The Deciblog Interview: Oliver Amberg

When Oliver Amberg was barely out of his teens he joined Celtic Frost as they started perhaps the most contentious shift in extreme metal history. But Amberg’s roots with the band stretch back several years; he was friends with bassist Dominic Steiner, who played on To Mega Therion (see the Hall Of Fame in our new issue for the complete story). Amberg was next in line to join Frost (as a second guitarist) after the release of Into The Pandemonium. The fallout from Cold Lake – a glam rock album that still ignites debates a quarter-century later — led Amberg to quit music and shift careers. With the passage of time he rediscovered his love for music, initially writing scores for films and video games. He recently finished his first album with industrial metal hybrid The Boris Karloff Syndrome. He talked to Decibel about why he feels a bond with Boris Karloff and how he soldiered on despite the ire of thousands of keyboard warriors.

After you left Celtic Frost did you leave music?

I was in a band called Lick N’A Promise – Dominic from To Mega Therion played with me. It was Whitesnake or Aerosmith style – old-fashioned hard rock. We had the same management as Celtic Frost. We recorded a demo with nine or ten songs but it was never released as a proper album. After that I just stopped with the birth of my daughter, who is now 23. I had to make a decision because times were quite rough with both Celtic Frost and Lick N’A Promise. I had to focus on my family.

So what direction did your life take?

I became a programmer and a project manager for the government. It’s not very rock and roll, I know. I worked for ten years for the government. It took many, many years until I had the urge to play music. I’d start writing a few songs and nothing worked out well. Maybe three or four years ago I started writing music for film and computer games. Eventually, I felt the urge to finally write and make metal music again. That’s when I started to realize that something was lacking in my life. (After Cold Lake) I didn’t want to play guitar. I picked it up once or twice a year. But it didn’t feel right. I just didn’t have the urge – maybe there was just too much negative going on.

I know Tom has discussed the fallout of Cold Lake but was it difficult for you to have been part of a record that was so divisive? Or did you have a measure of peace?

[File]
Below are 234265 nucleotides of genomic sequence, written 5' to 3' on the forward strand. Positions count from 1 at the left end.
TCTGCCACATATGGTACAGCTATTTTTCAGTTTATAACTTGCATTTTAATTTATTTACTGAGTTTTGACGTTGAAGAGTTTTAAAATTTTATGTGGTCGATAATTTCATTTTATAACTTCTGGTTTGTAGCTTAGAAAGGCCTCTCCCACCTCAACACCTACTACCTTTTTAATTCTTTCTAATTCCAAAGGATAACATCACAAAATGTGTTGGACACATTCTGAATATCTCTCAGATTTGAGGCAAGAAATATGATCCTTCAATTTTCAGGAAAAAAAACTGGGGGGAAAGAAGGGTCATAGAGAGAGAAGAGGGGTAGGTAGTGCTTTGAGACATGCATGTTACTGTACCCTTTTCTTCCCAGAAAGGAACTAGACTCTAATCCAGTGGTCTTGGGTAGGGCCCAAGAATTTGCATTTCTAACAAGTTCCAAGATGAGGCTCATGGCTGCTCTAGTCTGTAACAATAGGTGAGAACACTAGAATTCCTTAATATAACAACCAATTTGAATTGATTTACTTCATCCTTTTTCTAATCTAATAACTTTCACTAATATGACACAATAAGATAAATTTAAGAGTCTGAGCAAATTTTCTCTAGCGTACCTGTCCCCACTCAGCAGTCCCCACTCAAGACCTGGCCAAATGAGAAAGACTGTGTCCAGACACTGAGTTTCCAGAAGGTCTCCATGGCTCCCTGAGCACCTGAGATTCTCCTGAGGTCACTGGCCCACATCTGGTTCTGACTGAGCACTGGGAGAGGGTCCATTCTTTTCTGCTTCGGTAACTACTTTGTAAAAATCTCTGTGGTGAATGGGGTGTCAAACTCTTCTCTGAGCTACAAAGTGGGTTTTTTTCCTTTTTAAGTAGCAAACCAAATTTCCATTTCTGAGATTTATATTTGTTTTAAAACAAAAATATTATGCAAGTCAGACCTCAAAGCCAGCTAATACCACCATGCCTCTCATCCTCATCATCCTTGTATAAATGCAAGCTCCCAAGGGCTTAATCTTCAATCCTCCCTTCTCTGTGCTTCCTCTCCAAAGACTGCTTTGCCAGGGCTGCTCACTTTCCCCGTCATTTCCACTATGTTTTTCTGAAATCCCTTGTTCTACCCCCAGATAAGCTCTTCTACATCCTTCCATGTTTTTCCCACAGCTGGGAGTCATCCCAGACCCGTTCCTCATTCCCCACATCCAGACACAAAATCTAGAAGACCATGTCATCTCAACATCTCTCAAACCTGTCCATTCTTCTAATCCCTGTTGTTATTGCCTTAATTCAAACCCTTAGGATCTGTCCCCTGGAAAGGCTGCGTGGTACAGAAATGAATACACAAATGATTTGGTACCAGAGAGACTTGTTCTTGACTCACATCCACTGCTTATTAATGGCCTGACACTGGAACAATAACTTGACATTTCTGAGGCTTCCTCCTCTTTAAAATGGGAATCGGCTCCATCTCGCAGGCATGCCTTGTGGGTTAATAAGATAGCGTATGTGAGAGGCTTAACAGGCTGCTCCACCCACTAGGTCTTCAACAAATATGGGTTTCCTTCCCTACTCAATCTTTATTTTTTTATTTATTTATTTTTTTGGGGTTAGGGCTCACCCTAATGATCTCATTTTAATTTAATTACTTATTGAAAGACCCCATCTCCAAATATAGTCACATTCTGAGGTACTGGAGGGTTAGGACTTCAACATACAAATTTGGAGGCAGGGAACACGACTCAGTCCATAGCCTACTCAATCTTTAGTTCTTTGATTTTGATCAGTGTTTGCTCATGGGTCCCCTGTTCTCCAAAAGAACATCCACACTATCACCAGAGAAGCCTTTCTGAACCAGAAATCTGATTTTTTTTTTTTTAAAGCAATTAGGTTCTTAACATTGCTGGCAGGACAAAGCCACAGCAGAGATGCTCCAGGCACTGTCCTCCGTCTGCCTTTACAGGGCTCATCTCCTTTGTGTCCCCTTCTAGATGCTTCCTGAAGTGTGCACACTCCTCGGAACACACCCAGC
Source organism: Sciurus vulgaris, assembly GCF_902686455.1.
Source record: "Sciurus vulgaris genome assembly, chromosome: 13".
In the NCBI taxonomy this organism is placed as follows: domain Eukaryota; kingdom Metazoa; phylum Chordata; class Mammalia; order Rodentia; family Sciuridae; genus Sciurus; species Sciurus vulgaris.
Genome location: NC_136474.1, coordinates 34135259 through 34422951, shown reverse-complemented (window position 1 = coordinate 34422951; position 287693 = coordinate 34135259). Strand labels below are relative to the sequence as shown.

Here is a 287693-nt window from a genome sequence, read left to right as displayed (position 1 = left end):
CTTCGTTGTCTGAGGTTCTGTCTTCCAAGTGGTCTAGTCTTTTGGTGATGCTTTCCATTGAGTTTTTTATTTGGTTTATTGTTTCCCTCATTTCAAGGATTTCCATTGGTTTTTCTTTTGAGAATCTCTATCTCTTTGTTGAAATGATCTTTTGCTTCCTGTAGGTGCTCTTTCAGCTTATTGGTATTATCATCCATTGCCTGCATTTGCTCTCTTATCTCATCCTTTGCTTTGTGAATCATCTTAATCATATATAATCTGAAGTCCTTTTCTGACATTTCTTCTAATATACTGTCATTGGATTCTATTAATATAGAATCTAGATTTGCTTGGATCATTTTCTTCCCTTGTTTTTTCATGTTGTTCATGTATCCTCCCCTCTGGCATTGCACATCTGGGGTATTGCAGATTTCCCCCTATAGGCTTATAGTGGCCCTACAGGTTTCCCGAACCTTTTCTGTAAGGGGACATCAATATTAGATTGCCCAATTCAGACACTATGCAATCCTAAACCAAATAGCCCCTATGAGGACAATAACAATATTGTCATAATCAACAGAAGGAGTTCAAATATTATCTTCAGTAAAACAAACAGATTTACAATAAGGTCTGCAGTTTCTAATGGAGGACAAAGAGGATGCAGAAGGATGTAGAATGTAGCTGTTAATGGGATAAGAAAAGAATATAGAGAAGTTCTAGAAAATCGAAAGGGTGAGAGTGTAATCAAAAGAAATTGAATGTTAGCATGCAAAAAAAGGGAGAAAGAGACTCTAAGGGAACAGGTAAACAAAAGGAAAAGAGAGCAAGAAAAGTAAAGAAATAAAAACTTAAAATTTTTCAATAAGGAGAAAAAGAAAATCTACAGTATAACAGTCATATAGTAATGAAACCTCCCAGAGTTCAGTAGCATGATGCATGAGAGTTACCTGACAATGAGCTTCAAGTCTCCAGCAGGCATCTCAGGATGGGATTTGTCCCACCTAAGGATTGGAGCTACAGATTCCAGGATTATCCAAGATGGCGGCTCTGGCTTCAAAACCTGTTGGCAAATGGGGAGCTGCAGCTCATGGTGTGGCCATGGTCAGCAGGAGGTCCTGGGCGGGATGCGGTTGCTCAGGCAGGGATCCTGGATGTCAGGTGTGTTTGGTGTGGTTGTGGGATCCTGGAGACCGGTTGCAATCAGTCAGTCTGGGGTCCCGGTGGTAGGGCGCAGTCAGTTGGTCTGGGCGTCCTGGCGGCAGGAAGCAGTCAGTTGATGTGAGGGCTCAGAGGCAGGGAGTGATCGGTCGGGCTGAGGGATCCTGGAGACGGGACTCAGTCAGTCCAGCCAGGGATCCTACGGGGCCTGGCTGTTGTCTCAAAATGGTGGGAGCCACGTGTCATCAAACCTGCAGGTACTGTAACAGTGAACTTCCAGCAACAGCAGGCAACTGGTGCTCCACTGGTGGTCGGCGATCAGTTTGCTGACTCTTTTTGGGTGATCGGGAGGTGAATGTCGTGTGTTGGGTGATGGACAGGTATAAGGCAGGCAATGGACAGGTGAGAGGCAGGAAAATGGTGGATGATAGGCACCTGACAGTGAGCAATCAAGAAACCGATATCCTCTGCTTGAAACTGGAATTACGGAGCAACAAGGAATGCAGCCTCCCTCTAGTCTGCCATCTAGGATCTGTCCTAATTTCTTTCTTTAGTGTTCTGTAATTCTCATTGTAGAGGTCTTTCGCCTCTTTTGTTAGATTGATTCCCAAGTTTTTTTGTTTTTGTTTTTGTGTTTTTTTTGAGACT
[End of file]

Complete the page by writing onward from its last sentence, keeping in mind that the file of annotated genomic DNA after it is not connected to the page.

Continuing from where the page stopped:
I’m at peace with it now. It was a really important stage in my career and my life. I had a lot of fun with Celtic Frost and with Cold Lake. I’m sort of astonished because I still receive hate mails about Cold Lake. It’s sort of like, this was a long time ago guys. Get a life. I was not the only person responsible for it. I was part of it but there were three other guys. It’s quite easy to blame it on me. I actually still like a lot of the songs even if the image sucked. There were some very decent songs.

When you did Cold Lake you were what, 20 or 21? People still criticize you about something that happened half a lifetime ago.

It’s really crazy. It was one year of my life! Some people just can’t live with it and it’s astonishing. When you look back at the interviews we gave everything was nice and cozy then. It’s a strange feeling that people are so aggressive. I was young and suffering from “I am a rock star” syndrome. I was overwhelmed with having a contract, a record and a tour. I was just like “ok – let’s party.” That was my big mistake. I told Tom recently that I was acting like a maniac.

Tom mentioned in our cover story last year that you wrote a letter and apologized. He was surprised to receive it.

I told him I was sorry for it; if I had the chance today I would treat it totally different. But that’s the past and it’s gone and over. There’s no turning back and I can’t change anything. (Back then) I just grabbed a chance to play with them and record. But I did behave like an asshole. I was into partying. Tom was always very focused even if he wasn’t as focused during Cold Lake because he was just married and happy. So maybe he let go a little too much.